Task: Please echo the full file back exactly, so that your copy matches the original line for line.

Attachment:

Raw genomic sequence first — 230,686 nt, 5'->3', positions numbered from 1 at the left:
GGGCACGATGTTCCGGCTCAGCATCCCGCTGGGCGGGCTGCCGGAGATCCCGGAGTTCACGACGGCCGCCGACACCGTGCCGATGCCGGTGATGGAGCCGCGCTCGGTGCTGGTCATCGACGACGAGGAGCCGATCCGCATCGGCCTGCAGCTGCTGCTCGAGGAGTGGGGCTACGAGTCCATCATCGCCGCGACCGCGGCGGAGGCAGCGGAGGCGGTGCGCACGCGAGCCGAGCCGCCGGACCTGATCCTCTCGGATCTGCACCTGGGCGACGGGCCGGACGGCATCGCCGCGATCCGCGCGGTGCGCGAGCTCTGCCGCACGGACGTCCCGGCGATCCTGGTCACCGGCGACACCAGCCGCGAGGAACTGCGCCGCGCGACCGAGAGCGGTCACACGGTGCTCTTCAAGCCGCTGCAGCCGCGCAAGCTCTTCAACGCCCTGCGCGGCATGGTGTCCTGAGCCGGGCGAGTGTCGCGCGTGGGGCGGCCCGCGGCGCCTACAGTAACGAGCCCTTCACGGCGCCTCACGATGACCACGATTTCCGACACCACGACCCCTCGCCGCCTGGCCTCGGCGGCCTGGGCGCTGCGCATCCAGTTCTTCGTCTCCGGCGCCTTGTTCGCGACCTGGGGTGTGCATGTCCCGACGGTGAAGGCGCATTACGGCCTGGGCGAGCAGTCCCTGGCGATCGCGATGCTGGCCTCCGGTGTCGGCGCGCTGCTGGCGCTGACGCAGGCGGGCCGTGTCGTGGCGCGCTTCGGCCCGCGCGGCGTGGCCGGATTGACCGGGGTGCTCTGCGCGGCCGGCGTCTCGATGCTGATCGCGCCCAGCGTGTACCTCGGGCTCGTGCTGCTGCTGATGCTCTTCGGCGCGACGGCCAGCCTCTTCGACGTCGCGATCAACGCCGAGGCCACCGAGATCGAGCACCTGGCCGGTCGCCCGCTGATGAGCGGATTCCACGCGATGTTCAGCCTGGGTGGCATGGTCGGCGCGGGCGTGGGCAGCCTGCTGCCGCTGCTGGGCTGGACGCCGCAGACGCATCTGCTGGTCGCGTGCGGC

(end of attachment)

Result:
Raw genomic sequence first — 230,686 nt, 5'->3', positions numbered from 1 at the left:
GGGCACGATGTTCCGGCTCAGCATCCCGCTGGGCGGGCTGCCGGAGATCCCGGAGTTCACGACGGCCGCCGACACCGTGCCGATGCCGGTGATGGAGCCGCGCTCGGTGCTGGTCATCGACGACGAGGAGCCGATCCGCATCGGCCTGCAGCTGCTGCTCGAGGAGTGGGGCTACGAGTCCATCATCGCCGCGACCGCGGCGGAGGCAGCGGAGGCGGTGCGCACGCGAGCCGAGCCGCCGGACCTGATCCTCTCGGATCTGCACCTGGGCGACGGGCCGGACGGCATCGCCGCGATCCGCGCGGTGCGCGAGCTCTGCCGCACGGACGTCCCGGCGATCCTGGTCACCGGCGACACCAGCCGCGAGGAACTGCGCCGCGCGACCGAGAGCGGTCACACGGTGCTCTTCAAGCCGCTGCAGCCGCGCAAGCTCTTCAACGCCCTGCGCGGCATGGTGTCCTGAGCCGGGCGAGTGTCGCGCGTGGGGCGGCCCGCGGCGCCTACAGTAACGAGCCCTTCACGGCGCCTCACGATGACCACGATTTCCGACACCACGACCCCTCGCCGCCTGGCCTCGGCGGCCTGGGCGCTGCGCATCCAGTTCTTCGTCTCCGGCGCCTTGTTCGCGACCTGGGGTGTGCATGTCCCGACGGTGAAGGCGCATTACGGCCTGGGCGAGCAGTCCCTGGCGATCGCGATGCTGGCCTCCGGTGTCGGCGCGCTGCTGGCGCTGACGCAGGCGGGCCGTGTCGTGGCGCGCTTCGGCCCGCGCGGCGTGGCCGGATTGACCGGGGTGCTCTGCGCGGCCGGCGTCTCGATGCTGATCGCGCCCAGCGTGTACCTCGGGCTCGTGCTGCTGCTGATGCTCTTCGGCGCGACGGCCAGCCTCTTCGACGTCGCGATCAACGCCGAGGCCACCGAGATCGAGCACCTGGCCGGTCGCCCGCTGATGAGCGGATTCCACGCGATGTTCAGCCTGGGTGGCATGGTCGGCGCGGGCGTGGGCAGCCTGCTGCCGCTGCTGGGCTGGACGCCGCAGACGCATCTGCTGGTCGCGTGCGGC